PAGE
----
Ocado: Why £140m of extra value evaporated just hours after announcing its first international deal

The City got very excited until it digested the details, or lack of them 

Click to follow
The Independent Online

For a couple of hours, Ocado beat even the lucky punter who scooped the £133m EuroMillions lottery jackpot over the weekend.  

The online grocer started the week worth £140m more than it ended the previous week, as it announced the first international customer for what it calls its “Smart Platform”.

And no wonder. An overseas buyer for its tech has been the Holy Grail for this company, and about as hard to find. 

So let the good times roll? Well, not yet. 

Unfortunately, when the City had digested the details of this deal, or rather the lack of them, it quickly came to the conclusion that it mightn't be up to much, that it might be less Holy Grail, more slightly tarnished cup.  

As a result - pop - all that extra value disappeared about as quickly as the promises of extra cash for the NHS made by Tory Brexiteers. 

For a start, we don’t know the identity of the partner Ocado referred to in its announcement. The company would only say that it is a “regional European retailer” but that it “wishes to remain anonymous” until it's ready to launch its online business. So it can “retain competitive advantage” you see. 

Then there is what it is actually buying. 

“Ocado will provide this partner with our full software platform, know-how and support services required to create an efficient and intelligent online grocery business,” the company breezily declared.

But orders, at least initially, will be fulfilled form the mystery partner’s own warehouse. The much vaunted automated mechanical handling kit that Ocado points to as its most valuable innovation? The comapny said that the mystery partner has “the right to request in the future the installation of automated mechanical handling equipment in centralised warehouses, powered by OSP technology, on terms to be separately agreed but within given parameters”.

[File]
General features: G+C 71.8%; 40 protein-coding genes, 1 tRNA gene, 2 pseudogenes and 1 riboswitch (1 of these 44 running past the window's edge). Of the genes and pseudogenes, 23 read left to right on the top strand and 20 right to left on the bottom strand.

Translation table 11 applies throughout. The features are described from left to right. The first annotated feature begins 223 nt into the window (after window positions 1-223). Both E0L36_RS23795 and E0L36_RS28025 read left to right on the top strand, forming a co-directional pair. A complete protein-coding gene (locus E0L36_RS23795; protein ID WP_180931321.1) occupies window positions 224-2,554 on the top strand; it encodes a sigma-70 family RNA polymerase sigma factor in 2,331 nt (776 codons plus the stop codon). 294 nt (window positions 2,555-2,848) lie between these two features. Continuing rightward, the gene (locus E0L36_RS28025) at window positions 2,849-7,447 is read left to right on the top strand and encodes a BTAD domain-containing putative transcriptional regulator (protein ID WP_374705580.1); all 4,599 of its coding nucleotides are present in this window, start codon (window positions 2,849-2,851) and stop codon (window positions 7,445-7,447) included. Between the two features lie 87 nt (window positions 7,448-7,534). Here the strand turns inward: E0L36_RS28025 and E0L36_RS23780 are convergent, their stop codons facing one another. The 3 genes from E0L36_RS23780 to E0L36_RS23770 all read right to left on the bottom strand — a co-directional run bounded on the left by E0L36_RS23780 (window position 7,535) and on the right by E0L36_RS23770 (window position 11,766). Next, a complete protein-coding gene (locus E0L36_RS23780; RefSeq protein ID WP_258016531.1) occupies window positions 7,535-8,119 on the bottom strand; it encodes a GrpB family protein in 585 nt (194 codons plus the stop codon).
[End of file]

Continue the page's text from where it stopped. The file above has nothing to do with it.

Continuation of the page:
Which means it might buy it, but it might not, and Ocado's investors are basically in the same position as they were in last week: Crossing their fingers in the hope that the company one day hits the mother lode. That's something they’ve been doing ever since the company unveiled its plans to turn itself into a tech company that sells its equipment to other retailers.

Optimists might still care to see this deal as a baby step forward. The company has at least sold something, even if it is only some website building and support for a relatively small chain in, I don’t know, Bavaria? Galicia? How about Moravia? Take your pick, and let’s get around the table for a game of corporate Cluedo! 

The trouble is there aren’t many Ocado optimists in the City, and by the time they’d digested the deal’s implications there were even less of them than there were at the end of last week. 

This most heavily shorted of stocks finished the day back in the red. 

“Our discussions with other retailers across the globe are ongoing and we continue to expect to sign multiple deals in the medium term,” the company said. Stop me if you’ve heard that before.